Tobacco not only damages human health but also threatens the planet’s wellbeing, according to a World Health Organisation (WHO) report published on Tuesday, October 2, 2018 in Geneva, Switzerland.
“The damage to the environment occurs across the entire life cycle of tobacco products due to deforestation, water pollution from pesticide use, and cigarette littering,’’ Vera Luiza da Costa e Silva, who manages the secretariat of the WHO tobacco control treaty (FCTC), said.
According to the study, tobacco production uses over 22 billion tonnes of water each year, which the treaty secretariat commissioned from Imperial College London.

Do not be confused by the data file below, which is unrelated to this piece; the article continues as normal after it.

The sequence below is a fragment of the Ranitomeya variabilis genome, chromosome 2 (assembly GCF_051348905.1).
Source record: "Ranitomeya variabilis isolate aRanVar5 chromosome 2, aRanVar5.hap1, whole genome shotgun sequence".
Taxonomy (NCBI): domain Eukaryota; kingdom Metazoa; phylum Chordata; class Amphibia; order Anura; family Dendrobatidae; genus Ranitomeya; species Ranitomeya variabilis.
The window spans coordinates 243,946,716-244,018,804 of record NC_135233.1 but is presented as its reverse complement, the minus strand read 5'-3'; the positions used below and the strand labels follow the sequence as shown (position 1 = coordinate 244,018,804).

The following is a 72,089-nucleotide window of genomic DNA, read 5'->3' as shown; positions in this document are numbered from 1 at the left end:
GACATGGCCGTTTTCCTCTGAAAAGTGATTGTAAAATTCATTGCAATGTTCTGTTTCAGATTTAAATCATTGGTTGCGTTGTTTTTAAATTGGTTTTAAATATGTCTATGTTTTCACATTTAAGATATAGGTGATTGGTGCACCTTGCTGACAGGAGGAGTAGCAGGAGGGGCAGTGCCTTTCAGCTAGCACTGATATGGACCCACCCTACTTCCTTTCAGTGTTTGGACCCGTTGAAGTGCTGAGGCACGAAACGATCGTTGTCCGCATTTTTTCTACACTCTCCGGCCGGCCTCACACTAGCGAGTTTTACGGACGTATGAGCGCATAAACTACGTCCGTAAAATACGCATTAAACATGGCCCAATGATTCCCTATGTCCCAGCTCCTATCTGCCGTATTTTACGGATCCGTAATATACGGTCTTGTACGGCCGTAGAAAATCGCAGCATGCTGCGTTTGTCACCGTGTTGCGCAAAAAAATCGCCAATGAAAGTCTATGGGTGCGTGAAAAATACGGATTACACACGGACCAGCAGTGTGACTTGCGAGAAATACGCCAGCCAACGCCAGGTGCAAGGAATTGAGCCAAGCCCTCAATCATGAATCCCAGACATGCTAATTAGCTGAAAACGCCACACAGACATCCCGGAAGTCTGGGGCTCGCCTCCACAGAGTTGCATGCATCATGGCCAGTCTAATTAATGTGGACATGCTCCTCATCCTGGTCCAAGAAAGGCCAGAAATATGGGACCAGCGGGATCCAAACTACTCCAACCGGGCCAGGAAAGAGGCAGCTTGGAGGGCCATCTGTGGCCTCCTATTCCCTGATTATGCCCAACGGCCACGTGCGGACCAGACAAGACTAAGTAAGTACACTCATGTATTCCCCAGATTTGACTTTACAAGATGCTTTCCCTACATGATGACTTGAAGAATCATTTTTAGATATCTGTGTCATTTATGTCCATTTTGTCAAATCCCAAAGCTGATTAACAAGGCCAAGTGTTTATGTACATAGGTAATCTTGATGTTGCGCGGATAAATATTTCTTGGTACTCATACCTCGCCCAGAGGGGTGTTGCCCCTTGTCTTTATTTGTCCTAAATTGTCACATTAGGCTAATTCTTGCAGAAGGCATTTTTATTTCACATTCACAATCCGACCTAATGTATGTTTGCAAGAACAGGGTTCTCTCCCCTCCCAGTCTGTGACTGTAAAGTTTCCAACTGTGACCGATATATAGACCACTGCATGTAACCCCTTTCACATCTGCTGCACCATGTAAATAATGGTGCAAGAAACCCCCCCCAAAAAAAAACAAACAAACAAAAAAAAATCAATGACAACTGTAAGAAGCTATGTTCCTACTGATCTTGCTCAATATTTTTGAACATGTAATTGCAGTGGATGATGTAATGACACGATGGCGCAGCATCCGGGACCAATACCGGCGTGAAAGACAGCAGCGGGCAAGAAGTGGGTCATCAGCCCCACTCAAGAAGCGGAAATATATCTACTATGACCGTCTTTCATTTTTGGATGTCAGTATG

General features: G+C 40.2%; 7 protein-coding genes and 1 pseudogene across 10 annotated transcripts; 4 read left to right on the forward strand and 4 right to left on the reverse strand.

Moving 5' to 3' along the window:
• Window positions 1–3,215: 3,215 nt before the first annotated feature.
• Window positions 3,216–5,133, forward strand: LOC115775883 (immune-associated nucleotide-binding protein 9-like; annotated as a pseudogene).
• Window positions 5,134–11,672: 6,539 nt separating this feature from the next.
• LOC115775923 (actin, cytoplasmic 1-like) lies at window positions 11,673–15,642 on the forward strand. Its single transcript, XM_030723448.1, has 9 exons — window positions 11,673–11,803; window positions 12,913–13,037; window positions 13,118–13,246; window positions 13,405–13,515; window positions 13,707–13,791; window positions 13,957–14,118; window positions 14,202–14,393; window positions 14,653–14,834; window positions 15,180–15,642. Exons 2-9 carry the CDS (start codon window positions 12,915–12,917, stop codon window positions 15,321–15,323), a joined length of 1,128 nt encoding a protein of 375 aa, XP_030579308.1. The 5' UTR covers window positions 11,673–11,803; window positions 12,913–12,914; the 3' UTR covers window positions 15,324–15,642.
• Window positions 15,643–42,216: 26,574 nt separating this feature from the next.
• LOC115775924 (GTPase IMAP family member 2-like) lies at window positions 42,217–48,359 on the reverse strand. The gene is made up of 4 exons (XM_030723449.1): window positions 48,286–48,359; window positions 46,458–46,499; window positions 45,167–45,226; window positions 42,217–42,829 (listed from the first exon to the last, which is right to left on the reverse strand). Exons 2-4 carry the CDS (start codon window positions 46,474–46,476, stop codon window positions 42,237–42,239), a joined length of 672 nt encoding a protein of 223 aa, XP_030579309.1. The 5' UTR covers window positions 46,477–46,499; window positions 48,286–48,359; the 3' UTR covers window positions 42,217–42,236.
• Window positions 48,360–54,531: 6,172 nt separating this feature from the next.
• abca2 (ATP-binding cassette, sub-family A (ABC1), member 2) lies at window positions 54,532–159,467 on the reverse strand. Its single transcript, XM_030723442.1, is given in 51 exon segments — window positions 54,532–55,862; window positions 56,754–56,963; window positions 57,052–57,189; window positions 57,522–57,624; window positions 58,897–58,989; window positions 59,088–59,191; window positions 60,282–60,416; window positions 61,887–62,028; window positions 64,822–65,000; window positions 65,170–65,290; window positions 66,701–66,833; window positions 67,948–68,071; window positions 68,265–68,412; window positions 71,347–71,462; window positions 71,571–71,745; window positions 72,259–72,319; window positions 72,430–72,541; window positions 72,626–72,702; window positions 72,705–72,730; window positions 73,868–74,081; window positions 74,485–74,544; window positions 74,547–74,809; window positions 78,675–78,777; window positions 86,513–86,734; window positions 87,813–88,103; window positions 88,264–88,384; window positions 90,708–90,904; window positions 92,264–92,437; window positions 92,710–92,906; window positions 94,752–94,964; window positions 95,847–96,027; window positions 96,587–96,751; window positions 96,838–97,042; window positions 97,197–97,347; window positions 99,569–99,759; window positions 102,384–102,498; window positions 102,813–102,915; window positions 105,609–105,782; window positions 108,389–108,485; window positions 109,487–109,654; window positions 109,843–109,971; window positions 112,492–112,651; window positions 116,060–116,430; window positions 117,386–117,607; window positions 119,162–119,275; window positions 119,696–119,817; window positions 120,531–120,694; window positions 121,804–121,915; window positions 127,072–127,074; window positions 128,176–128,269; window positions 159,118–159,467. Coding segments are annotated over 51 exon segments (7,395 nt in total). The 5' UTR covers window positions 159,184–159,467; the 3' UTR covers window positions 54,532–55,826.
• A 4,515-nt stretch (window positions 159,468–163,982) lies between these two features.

Almost 84 million tonnes of carbon dioxide end up in the atmosphere annually because of tobacco agriculture, accounting for 0.2 per cent of global carbon dioxide (CO2) emissions.
In addition, the study said that tobacco farming hampers economic development.
“Tobacco has a lower yield and requires more input by farmers than many other agricultural crops,’’ the authors said.
They cited the example of Zimbabwe, where one hectare of land yields only one tonne of tobacco, compared to 19 tonnes of potatoes.
Almost all the world’s tobacco originates in developing countries.
The top 10 producers include low-income countries that are net importers of food, such as Zimbabwe and Malawi.
The report was made public during a meeting by the 181 countries that have signed the WHO tobacco control treaty, formally known as the Framework Convention on Tobacco Control.